Schooling matters. The authors' professional pursuits for over twenty-five years have been focused on measuring one key aspect of schooling: the curriculum - what students are expected to study and what they spend their time studying. This documents their conviction that schools and schooling play a vital and defining role in what students know and are able to do with respect to mathematics and science. This research examines seventeen international studies of mathematics and science to provide a nuanced comparative education study. Whilst including multiple measures of students' family and home backgrounds, these studies measure the substance of the curriculum students study which has been shown to have a strong relationship with student performance. Such studies have demonstrated the interrelatedness of student background and curriculum. Student background influences their opportunities to learn and their achievements, yet their schooling can have even greater significance.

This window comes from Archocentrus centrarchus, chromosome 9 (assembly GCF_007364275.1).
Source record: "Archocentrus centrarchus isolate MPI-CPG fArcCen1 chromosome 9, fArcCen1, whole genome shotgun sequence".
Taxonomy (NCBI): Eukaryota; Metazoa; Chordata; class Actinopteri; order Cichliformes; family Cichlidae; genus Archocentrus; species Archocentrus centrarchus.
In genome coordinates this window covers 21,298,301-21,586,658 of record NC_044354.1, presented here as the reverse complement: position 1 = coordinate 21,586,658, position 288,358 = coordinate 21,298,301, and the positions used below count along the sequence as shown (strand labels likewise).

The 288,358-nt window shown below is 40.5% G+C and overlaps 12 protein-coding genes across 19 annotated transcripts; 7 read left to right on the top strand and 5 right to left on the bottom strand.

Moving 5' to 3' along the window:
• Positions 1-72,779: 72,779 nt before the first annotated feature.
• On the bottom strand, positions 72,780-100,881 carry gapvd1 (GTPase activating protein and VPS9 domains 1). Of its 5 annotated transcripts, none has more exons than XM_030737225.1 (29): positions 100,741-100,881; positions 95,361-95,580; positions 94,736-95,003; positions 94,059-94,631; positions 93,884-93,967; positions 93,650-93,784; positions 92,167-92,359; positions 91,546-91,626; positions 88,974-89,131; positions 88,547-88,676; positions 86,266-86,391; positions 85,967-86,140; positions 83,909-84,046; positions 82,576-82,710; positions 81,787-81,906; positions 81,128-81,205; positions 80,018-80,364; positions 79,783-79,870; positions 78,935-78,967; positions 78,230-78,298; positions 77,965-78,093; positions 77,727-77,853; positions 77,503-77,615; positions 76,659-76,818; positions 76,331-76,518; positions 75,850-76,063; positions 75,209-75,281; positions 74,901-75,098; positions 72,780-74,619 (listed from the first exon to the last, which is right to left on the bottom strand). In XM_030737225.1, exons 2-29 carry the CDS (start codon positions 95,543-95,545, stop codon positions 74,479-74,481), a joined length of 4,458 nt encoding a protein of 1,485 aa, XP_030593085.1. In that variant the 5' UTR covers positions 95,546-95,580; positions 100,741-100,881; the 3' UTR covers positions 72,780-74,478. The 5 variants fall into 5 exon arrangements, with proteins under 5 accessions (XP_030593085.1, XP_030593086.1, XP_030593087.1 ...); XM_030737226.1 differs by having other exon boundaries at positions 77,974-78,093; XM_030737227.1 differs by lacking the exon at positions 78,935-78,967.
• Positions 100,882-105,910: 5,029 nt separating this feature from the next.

William H. Schmidt is a University Distinguished Professor at Michigan State University. He previously served as National Research Coordinator and Executive Director of the US Trends in International Mathematics and Science Study (TIMSS) National Center. Richard T. Houang is a Senior Researcher and the Director of Research for the Center of the Study of Curriculum Policy at Michigan State University. Leland S. Cogan is a Senior Researcher with the Center for the Study of Curriculum Policy at Michigan State University and was the US Assistant Director for the Teacher Education Study in Mathematics (US TEDS-M). Michelle L. Solorio is a Ph.D. education policy student at Michigan State University.
Part I. The Historical Development of Modern International Comparative Assessments: 1. Beginning the modern investigation of the role of schooling across the globe; 2. The arrival of TIMSS and PISA; Part II. Conducting International Assessments in Mathematics and Science: 3. Who participates in international assessments?; 4. What students know: from items to total scaled scores; 5. Relating assessment to OTL: domain-sensitive testing; 6. The evolution of the concept of opportunity to learn; 7. The 1995 TIMSS curriculum analysis and beyond; 8. Characterizing student home and family background; Part III. The Lessons Learned from International Assessments of Mathematics and Science: 9. Pitfalls and challenges; 10. What has been learned about the role of schooling: the interplay of SES, OTL, and performance; 11. Where do we go from here?